I mean, I`m glad that Michael -- and I appreciate him mentioning my
book because in it, I describe the year after the November 2010 disastrous
election, what was going on in the White House. And they were aiming for
this very stark choice. They wanted to define the choice, in fact, in a
way that Mitt Romney wants to define the choice.

It works to, I think, the White House`s advantage if there`s a choice
between values and visions between Obama and Mitt Romney because usually,
the Republican would want just the election to be a referendum on the
president because the economy`s not doing so well.

But Mitt Romney seems to agree with Barack Obama that this should be a
big, bold debate about values and visions for the future of this country.
And each side now has sort of laid down their official marker on how
they`re going to go about defining their own set of visions and also that
of the other side.

SMERCONISH: Governor Romney also sought to define his own personal
narrative. Today, he fought the impression that Obama team is hammering
home, that he`s this elite rich guy and unfamiliar with struggle. And
here`s how he did it.

(BEGIN VIDEO CLIP)

ROMNEY: My dad didn`t have the chance to finish a college degree, and
he apprenticed as a lathe and plaster carpenter. And based on that
excellent experience, he then went on to turn around a car company and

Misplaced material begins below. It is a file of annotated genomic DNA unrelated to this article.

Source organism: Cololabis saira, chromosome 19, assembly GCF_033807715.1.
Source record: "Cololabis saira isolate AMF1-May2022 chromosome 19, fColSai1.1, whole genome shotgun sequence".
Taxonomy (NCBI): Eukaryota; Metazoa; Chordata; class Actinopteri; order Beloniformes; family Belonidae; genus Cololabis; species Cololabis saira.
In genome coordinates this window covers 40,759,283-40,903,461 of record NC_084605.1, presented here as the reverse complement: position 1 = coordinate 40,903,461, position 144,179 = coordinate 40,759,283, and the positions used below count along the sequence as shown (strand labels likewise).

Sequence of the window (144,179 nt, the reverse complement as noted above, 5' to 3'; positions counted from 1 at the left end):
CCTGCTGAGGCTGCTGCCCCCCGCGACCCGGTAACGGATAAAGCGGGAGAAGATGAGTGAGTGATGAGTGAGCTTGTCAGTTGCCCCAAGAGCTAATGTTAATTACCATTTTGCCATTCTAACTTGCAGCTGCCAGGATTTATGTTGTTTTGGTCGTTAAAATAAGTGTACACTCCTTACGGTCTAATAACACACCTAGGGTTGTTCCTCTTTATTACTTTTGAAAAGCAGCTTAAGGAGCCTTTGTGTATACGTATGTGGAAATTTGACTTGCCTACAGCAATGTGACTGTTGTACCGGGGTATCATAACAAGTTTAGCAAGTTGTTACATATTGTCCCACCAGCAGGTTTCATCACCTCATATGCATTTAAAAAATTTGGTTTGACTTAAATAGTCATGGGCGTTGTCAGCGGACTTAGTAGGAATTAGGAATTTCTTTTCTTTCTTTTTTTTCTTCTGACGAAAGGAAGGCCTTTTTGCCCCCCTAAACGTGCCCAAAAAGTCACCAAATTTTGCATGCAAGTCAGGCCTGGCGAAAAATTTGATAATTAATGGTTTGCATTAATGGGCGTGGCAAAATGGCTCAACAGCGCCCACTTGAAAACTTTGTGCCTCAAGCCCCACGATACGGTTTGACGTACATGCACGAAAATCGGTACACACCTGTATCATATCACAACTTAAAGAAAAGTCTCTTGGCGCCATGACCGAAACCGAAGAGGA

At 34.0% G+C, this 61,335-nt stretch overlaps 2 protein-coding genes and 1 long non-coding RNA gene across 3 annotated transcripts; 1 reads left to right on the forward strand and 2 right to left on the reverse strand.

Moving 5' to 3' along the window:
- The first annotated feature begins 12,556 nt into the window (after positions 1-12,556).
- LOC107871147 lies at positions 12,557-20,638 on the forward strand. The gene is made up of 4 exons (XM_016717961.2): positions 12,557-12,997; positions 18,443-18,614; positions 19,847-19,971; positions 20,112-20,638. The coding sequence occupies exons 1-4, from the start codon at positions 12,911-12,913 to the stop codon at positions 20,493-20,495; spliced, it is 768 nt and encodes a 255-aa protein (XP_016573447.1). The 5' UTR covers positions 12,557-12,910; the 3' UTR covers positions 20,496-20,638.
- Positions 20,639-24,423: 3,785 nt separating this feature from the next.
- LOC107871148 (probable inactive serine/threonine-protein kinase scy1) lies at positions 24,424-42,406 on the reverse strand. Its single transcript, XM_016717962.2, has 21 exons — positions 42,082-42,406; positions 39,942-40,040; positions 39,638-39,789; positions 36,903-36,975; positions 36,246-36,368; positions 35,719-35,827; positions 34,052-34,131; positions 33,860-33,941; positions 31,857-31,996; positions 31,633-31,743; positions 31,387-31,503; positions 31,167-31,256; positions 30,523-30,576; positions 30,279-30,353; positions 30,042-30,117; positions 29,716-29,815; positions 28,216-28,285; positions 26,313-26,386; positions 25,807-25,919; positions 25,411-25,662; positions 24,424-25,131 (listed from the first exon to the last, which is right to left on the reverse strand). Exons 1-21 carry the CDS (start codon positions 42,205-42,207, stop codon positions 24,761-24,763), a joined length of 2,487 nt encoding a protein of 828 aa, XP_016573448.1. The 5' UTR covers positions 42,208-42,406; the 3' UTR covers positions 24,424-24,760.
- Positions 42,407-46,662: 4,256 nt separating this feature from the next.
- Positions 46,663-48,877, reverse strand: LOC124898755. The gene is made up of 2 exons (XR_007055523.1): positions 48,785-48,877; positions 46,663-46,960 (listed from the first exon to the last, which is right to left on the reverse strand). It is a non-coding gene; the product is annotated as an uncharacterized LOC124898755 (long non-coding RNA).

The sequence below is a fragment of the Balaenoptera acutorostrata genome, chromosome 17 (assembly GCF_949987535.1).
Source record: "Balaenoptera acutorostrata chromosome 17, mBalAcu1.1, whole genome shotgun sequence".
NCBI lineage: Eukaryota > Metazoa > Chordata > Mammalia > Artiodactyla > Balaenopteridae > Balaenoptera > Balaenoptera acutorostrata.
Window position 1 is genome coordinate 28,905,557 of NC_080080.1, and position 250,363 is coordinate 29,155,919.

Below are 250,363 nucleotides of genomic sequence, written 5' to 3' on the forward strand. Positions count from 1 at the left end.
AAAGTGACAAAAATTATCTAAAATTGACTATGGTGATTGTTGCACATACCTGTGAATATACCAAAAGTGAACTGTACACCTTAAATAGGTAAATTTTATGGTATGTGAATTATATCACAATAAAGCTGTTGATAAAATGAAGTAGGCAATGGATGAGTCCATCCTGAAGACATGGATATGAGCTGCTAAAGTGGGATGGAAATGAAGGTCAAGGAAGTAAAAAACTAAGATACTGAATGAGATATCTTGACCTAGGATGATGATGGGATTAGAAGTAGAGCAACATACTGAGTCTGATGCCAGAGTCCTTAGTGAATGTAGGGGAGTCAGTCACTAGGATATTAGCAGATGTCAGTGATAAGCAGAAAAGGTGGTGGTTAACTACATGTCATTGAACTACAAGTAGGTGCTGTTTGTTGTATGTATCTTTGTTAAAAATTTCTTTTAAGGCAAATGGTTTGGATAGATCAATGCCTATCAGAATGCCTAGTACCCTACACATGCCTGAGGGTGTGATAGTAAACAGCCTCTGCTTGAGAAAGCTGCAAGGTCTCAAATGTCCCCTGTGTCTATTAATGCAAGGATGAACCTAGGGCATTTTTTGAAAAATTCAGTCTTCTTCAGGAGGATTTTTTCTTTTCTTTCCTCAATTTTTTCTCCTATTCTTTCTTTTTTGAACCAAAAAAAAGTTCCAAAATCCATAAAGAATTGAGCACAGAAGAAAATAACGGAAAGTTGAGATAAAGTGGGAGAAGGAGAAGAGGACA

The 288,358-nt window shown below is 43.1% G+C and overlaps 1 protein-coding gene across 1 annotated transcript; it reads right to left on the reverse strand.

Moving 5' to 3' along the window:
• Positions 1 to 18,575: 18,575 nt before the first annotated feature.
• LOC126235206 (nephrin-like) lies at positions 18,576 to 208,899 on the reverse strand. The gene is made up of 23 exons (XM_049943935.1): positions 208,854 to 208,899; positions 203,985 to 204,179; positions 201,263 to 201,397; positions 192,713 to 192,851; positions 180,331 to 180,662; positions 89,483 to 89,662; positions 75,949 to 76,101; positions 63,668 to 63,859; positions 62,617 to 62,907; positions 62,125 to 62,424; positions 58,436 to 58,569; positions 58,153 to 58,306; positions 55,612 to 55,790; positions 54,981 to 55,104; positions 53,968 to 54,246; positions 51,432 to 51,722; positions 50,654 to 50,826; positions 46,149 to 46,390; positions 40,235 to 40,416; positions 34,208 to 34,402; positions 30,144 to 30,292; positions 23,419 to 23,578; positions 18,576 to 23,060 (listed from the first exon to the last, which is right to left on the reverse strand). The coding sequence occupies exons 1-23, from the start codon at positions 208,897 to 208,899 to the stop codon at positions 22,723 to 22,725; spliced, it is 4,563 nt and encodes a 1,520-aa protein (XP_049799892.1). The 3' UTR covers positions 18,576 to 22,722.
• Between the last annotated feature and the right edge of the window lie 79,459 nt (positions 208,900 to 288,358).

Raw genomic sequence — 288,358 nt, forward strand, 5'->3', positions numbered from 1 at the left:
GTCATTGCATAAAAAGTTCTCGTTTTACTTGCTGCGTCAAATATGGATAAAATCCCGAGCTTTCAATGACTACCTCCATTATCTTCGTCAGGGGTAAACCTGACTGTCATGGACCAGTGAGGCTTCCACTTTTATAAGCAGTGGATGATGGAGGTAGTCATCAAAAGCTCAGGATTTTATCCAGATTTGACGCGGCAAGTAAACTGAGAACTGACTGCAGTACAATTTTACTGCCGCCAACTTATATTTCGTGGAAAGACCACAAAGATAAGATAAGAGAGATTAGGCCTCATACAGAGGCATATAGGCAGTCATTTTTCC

later became the governor of the state of Michigan.

I was tempted to stay in Michigan and go into the car business. But I
always knew that I`d wonder if any success I might have was due to my dad.
So when I got out of business school, I stayed in Massachusetts and got a
job with the best company that would hire me.

(END VIDEO CLIP)

SMERCONISH: And of course, at the same venue yesterday, President
Obama portrayed Romney as out of touch and prone to odd word choices.

(BEGIN VIDEO CLIP)

OBAMA: And he even called it "marvelous," which is a word you don`t
often hear when it comes to describing a budget. It`s a word you don`t
often hear, generally.

(LAUGHTER)

(END VIDEO CLIP)

SMERCONISH: Then the pro Obama super-PAC, American Bridge, pounced.
They brought back Billy Crystal`s famous Fernando Lamas parody to skewer
Romney.

(BEGIN VIDEO CLIP)

UNIDENTIFIED MALE: Marvelous. Marvelous. You`re marvelous.

(END VIDEO CLIP)

SMERCONISH: One more. It turns out that the president is not
unfamiliar with this particular "M" word, if you will. A Romney campaign
spokesman tweeted out a story citing three times that Obama has said